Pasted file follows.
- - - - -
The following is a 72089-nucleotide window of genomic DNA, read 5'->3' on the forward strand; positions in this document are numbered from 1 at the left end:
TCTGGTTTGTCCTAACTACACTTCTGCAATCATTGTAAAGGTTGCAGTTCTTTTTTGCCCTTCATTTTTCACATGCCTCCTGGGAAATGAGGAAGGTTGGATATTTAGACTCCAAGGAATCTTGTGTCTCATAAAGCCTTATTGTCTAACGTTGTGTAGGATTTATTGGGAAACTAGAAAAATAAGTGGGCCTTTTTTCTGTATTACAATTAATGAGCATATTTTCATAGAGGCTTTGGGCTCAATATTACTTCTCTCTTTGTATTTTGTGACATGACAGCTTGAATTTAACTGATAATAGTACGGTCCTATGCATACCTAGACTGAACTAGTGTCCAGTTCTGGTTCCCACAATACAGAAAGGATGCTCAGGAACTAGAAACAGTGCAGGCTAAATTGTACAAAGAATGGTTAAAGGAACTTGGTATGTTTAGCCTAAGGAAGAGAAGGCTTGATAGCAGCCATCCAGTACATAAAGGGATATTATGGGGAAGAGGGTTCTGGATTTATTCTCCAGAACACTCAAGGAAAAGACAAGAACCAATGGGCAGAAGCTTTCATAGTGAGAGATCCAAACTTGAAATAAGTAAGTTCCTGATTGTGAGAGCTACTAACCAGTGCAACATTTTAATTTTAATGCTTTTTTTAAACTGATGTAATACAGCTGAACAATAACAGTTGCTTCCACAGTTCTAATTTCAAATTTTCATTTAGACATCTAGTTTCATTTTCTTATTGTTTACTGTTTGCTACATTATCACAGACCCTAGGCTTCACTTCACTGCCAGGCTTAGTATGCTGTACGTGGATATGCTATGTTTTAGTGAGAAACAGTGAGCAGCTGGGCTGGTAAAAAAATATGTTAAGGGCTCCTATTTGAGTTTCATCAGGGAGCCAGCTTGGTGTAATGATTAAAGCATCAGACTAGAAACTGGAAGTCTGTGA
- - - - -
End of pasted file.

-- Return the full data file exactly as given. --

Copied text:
The following is a 72089-nucleotide window of genomic DNA, read 5'->3' on the forward strand; positions in this document are numbered from 1 at the left end:
TCTGGTTTGTCCTAACTACACTTCTGCAATCATTGTAAAGGTTGCAGTTCTTTTTTGCCCTTCATTTTTCACATGCCTCCTGGGAAATGAGGAAGGTTGGATATTTAGACTCCAAGGAATCTTGTGTCTCATAAAGCCTTATTGTCTAACGTTGTGTAGGATTTATTGGGAAACTAGAAAAATAAGTGGGCCTTTTTTCTGTATTACAATTAATGAGCATATTTTCATAGAGGCTTTGGGCTCAATATTACTTCTCTCTTTGTATTTTGTGACATGACAGCTTGAATTTAACTGATAATAGTACGGTCCTATGCATACCTAGACTGAACTAGTGTCCAGTTCTGGTTCCCACAATACAGAAAGGATGCTCAGGAACTAGAAACAGTGCAGGCTAAATTGTACAAAGAATGGTTAAAGGAACTTGGTATGTTTAGCCTAAGGAAGAGAAGGCTTGATAGCAGCCATCCAGTACATAAAGGGATATTATGGGGAAGAGGGTTCTGGATTTATTCTCCAGAACACTCAAGGAAAAGACAAGAACCAATGGGCAGAAGCTTTCATAGTGAGAGATCCAAACTTGAAATAAGTAAGTTCCTGATTGTGAGAGCTACTAACCAGTGCAACATTTTAATTTTAATGCTTTTTTTAAACTGATGTAATACAGCTGAACAATAACAGTTGCTTCCACAGTTCTAATTTCAAATTTTCATTTAGACATCTAGTTTCATTTTCTTATTGTTTACTGTTTGCTACATTATCACAGACCCTAGGCTTCACTTCACTGCCAGGCTTAGTATGCTGTACGTGGATATGCTATGTTTTAGTGAGAAACAGTGAGCAGCTGGGCTGGTAAAAAAATATGTTAAGGGCTCCTATTTGAGTTTCATCAGGGAGCCAGCTTGGTGTAATGATTAAAGCATCAGACTAGAAACTGGAAGTCTGTGA